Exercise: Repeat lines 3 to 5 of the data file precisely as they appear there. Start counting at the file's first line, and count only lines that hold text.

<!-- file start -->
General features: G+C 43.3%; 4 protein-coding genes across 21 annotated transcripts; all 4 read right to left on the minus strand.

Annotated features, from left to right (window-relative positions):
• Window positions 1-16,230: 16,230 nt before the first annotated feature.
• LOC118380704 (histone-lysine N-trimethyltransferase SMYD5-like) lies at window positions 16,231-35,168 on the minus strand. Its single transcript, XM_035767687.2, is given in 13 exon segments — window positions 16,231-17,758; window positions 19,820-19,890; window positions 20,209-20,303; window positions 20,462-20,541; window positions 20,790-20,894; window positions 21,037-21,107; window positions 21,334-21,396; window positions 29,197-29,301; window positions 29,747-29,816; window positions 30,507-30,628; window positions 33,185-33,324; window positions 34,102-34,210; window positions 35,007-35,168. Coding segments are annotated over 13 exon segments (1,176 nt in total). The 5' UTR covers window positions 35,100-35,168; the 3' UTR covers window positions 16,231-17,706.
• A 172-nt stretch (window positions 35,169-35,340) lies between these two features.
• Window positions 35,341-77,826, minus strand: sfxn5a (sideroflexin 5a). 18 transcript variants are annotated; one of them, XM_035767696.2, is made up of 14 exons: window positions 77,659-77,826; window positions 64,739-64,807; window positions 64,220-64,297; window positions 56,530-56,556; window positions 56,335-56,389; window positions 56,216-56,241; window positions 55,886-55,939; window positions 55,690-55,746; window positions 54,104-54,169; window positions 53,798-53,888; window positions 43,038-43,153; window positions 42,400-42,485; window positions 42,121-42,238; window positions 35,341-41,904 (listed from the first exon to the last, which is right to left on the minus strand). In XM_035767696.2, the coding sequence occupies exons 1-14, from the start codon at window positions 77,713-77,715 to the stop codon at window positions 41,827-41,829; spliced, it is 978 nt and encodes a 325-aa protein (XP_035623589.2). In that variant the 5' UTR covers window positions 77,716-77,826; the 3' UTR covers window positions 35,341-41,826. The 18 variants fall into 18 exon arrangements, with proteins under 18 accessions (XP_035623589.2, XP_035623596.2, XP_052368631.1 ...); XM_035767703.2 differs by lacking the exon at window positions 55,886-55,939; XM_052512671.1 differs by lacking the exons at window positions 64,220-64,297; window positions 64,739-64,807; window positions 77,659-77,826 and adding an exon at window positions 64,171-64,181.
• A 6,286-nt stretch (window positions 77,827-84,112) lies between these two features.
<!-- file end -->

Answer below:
• Window positions 1-16,230: 16,230 nt before the first annotated feature.
• LOC118380704 (histone-lysine N-trimethyltransferase SMYD5-like) lies at window positions 16,231-35,168 on the minus strand. Its single transcript, XM_035767687.2, is given in 13 exon segments — window positions 16,231-17,758; window positions 19,820-19,890; window positions 20,209-20,303; window positions 20,462-20,541; window positions 20,790-20,894; window positions 21,037-21,107; window positions 21,334-21,396; window positions 29,197-29,301; window positions 29,747-29,816; window positions 30,507-30,628; window positions 33,185-33,324; window positions 34,102-34,210; window positions 35,007-35,168. Coding segments are annotated over 13 exon segments (1,176 nt in total). The 5' UTR covers window positions 35,100-35,168; the 3' UTR covers window positions 16,231-17,706.
• A 172-nt stretch (window positions 35,169-35,340) lies between these two features.